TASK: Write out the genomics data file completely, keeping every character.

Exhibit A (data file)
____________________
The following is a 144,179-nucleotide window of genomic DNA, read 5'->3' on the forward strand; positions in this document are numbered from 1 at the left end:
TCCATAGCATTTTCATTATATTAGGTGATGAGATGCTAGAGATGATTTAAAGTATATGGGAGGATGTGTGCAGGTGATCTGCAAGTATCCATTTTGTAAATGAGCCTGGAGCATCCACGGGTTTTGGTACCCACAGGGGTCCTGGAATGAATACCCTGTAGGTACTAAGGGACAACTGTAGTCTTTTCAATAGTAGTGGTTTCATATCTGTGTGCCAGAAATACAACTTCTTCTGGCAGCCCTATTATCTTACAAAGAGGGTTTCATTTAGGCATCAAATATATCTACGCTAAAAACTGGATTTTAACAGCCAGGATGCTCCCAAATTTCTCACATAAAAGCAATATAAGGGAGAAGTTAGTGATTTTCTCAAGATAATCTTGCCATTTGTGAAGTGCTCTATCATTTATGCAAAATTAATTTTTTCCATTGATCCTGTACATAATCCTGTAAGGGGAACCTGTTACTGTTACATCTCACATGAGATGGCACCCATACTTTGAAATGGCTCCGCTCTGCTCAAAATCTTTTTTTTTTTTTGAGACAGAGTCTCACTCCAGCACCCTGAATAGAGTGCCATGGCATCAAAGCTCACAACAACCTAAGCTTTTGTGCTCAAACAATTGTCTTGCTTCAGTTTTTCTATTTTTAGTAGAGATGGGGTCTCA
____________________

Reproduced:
The following is a 144,179-nucleotide window of genomic DNA, read 5'->3' on the forward strand; positions in this document are numbered from 1 at the left end:
TCCATAGCATTTTCATTATATTAGGTGATGAGATGCTAGAGATGATTTAAAGTATATGGGAGGATGTGTGCAGGTGATCTGCAAGTATCCATTTTGTAAATGAGCCTGGAGCATCCACGGGTTTTGGTACCCACAGGGGTCCTGGAATGAATACCCTGTAGGTACTAAGGGACAACTGTAGTCTTTTCAATAGTAGTGGTTTCATATCTGTGTGCCAGAAATACAACTTCTTCTGGCAGCCCTATTATCTTACAAAGAGGGTTTCATTTAGGCATCAAATATATCTACGCTAAAAACTGGATTTTAACAGCCAGGATGCTCCCAAATTTCTCACATAAAAGCAATATAAGGGAGAAGTTAGTGATTTTCTCAAGATAATCTTGCCATTTGTGAAGTGCTCTATCATTTATGCAAAATTAATTTTTTCCATTGATCCTGTACATAATCCTGTAAGGGGAACCTGTTACTGTTACATCTCACATGAGATGGCACCCATACTTTGAAATGGCTCCGCTCTGCTCAAAATCTTTTTTTTTTTTTGAGACAGAGTCTCACTCCAGCACCCTGAATAGAGTGCCATGGCATCAAAGCTCACAACAACCTAAGCTTTTGTGCTCAAACAATTGTCTTGCTTCAGTTTTTCTATTTTTAGTAGAGATGGGGTCTCA